By Kate Martin
The News Tribune (Tacoma, Wash.)
Want to buy a home but can’t afford a down payment? It’s a conundrum many younger adults face as they continue to make student loan and car payments.
Seattle entrepreneur Yifan Zhang is here to help. Her company, Loftium, will help make your down payment, up to $50,000. But there’s a catch.
You have to agree to be an Airbnb host for at least a year and split the income with Loftium. Most home owners select a split of 80 percent to Loftium, Zhang said.
The company launched late last year, focusing on homes in Seattle. On Feb. 1, Loftium is expanding its reach to include all of Pierce, Snohomish and King counties.
“I think Tacoma is going to be a great market for us,” said Zhang, the company’s CEO and co-founder. “A lot of people don’t know Tacoma, but it has great Airbnb income.”
In 2016, Tacoma Airbnb hosts earned $2 million and hosted 15,500 guests, according to Airbnb. Homeowners with a spare room or a separate unit can rent out that space to people looking for a place to stay. The practice is legal in Tacoma as long as guests stay fewer than 30 days and property owners get a business license.
For Loftium user Kacie Washington, the offer she spied on social media site Instagram sounded “too good to be true.” She recruited her husband to sleuth out the details, and soon they were signing a contract with Loftium on a south Seattle home for a little over $500,000.
They’ve been hosting Airbnb guests nearly nonstop, starting earlier this month, she said.
“We always wanted to buy but the down payment was an issue,” she said. They had wanted to save money and get out of debt, keeping a worried eye Seattle’s ever-rising housing market.
“Everyone’s getting priced out that I know,” Washington said. “I was really nervous. Are we going to actually find something? It was important that we find a house.”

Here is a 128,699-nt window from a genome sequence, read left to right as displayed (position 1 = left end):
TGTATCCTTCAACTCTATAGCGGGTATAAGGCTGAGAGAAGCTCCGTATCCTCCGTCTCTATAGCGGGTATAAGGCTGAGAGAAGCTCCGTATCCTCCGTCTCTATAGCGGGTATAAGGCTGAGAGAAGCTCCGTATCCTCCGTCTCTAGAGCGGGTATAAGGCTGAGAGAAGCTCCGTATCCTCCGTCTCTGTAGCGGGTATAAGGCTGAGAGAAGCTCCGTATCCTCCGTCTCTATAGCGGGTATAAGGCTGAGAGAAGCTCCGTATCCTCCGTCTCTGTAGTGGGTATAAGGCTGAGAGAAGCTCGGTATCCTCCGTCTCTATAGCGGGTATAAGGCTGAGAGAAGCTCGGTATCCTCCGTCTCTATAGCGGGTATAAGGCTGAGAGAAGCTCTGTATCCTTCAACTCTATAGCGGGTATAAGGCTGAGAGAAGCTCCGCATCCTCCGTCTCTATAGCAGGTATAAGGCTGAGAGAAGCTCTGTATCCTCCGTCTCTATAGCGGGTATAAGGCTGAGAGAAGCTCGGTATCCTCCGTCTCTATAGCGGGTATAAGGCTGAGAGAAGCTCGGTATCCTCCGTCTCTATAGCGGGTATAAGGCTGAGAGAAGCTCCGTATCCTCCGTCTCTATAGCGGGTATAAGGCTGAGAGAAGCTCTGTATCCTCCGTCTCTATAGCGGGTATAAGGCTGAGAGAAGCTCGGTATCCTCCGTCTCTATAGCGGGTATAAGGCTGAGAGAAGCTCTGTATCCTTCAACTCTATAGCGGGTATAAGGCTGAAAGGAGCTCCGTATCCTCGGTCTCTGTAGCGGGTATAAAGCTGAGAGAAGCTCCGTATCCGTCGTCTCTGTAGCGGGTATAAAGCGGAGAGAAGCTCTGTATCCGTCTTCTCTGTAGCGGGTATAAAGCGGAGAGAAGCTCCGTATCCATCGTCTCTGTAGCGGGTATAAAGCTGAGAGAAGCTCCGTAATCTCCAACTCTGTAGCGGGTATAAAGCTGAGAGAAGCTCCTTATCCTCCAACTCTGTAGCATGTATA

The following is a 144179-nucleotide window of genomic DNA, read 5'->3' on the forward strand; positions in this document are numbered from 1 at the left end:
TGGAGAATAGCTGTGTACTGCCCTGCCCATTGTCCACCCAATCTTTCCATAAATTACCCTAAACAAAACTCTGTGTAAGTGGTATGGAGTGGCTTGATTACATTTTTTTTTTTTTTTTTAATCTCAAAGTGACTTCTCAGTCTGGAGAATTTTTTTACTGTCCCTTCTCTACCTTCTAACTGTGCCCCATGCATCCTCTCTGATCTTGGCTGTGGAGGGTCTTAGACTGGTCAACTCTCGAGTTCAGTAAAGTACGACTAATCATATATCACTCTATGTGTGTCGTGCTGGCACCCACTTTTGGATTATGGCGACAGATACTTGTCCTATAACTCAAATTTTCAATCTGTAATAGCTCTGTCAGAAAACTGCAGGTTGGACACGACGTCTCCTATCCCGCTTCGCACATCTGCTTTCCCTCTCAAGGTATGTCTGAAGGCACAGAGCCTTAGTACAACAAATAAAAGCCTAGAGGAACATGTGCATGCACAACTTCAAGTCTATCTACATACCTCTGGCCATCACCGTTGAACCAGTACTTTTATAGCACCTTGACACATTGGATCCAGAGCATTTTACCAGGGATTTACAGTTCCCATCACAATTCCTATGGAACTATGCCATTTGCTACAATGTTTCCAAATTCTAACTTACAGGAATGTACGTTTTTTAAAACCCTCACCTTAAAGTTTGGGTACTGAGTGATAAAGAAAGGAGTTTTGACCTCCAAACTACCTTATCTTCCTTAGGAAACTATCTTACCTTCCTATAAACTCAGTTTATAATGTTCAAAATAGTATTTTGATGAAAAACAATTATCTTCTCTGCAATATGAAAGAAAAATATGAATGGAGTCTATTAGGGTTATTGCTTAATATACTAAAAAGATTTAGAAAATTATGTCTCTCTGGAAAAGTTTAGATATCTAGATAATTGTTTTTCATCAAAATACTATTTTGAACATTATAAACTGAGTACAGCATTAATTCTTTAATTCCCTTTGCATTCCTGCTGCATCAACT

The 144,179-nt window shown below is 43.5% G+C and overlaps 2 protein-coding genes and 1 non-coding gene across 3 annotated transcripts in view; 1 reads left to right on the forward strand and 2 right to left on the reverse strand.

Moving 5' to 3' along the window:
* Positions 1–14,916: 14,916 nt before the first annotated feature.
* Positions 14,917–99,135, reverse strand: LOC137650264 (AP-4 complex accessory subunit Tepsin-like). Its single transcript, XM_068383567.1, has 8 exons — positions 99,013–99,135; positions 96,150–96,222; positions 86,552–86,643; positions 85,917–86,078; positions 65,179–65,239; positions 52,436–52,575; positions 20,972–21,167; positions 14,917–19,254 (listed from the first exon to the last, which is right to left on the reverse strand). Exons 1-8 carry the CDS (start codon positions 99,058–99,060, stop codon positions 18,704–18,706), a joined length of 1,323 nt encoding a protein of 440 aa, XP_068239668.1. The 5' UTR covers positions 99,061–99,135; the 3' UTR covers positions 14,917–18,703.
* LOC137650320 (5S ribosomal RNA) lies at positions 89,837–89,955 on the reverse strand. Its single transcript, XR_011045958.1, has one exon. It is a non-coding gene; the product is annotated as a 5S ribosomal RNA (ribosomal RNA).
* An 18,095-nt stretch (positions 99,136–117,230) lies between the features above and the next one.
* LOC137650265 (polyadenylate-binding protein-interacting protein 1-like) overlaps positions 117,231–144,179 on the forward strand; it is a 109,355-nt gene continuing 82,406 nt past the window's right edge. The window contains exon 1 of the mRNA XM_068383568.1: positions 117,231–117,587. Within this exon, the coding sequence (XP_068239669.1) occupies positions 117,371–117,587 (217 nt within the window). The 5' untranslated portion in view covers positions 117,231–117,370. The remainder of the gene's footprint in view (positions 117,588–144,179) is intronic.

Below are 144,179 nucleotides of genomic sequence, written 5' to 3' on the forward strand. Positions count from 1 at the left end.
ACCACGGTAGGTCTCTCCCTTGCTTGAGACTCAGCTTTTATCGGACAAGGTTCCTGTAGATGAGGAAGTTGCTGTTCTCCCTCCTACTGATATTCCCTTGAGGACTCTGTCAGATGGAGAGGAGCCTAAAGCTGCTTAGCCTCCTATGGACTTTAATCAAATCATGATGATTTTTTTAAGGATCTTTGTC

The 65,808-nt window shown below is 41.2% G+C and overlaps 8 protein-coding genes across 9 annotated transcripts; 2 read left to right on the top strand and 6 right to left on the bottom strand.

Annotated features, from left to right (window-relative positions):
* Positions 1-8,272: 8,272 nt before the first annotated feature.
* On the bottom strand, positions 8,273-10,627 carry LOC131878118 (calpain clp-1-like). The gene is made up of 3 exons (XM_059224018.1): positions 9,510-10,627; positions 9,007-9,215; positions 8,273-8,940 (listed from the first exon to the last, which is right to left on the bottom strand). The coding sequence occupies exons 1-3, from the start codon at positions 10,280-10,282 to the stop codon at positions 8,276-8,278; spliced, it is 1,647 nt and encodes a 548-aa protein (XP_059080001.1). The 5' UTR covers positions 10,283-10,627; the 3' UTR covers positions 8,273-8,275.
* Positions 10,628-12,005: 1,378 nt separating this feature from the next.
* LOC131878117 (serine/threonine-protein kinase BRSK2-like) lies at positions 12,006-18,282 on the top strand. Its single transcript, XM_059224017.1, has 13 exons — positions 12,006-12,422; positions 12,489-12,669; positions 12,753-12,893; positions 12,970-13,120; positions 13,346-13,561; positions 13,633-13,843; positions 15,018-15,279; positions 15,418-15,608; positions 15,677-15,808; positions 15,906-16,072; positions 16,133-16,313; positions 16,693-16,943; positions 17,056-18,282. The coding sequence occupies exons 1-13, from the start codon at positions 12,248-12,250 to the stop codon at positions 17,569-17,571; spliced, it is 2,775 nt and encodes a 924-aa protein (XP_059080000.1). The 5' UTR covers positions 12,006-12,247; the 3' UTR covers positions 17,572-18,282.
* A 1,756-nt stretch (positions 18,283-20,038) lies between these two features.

While she wasn’t comfortable saying what Loftium contributed to her home, the company pays aspiring homeowners up to $50,000.
Homeowners can snag a larger down payment the longer they vow to send most profits to Loftium, up to three years. The rest of the financing is worked through Umpqua Bank.
Homeowners must list the property on Airbnb for all but eight days a year. Don’t like hosting strangers in your home all the time? Homeowners can back out, as long as they pay Loftium back for part of the down payment, plus a 15 percent early termination fee.
With two young children, Washington said she and her husband opted to split the home into two separate living quarters. Her Airbnb listing includes three bedrooms, a bathroom, a fridge, microwave, coffee maker and other amenities.
“Literally as soon as it went live, it’s been nonstop. It’s been so busy. I’ve had people trying to book up through September. It’s been booming,” Washington said.
Assuming brisk occupancy rates, Loftium’s investment in her home will be paid back, and then some, over three years. Washington and her family will keep 20 percent of the proceeds, providing a small income stream throughout the life of the contract.
People are eying Loftium’s expansion to Tacoma as a way to become homeowners here.
Stadium District resident Lauren Dickerson said she’s been entering prospective homes into Loftium’s website, which estimates how large the down payment it offers might be.
Dickerson said she might pick a three-year Airbnb term if she can find a home with separated living quarters.
“I am unmarried and don’t have kids. It’s just me. So renting out a room in a house, it’s not inconveniencing anyone but myself,” she said.
At the end of the term, regardless of how busy the Airbnb listing is, homeowners are freed from Loftium’s terms.
A survey of a few homes in the Tacoma area showed projected Loftium down payment assistance of a few thousand dollars to more than $30,000. The website said a Tacoma household earning the median of nearly $56,000 would be able to afford a home worth up to $332,500, slightly above the county median home price of nearly $320,000 in December.
Zhang said her company takes the hassle out of the Airbnb listing process, which includes automatic changes in seasonal prices. For instance, business is lighter in the winter but strong in the summer, and prices change accordingly.
Washington said she’d never stayed at an Airbnb but plunged ahead. She has to clean up after the guests, who have been respectful because they understand it’s her home.
“It’s really a godsend,” she said. “It helped us become homeowners sooner than we thought, and its helped us have another income stream.”
Zhang said Tacoma is a test market of sorts.
“If we can prove Loftium works in Tacoma, it opens up so much more of the U.S.” she said.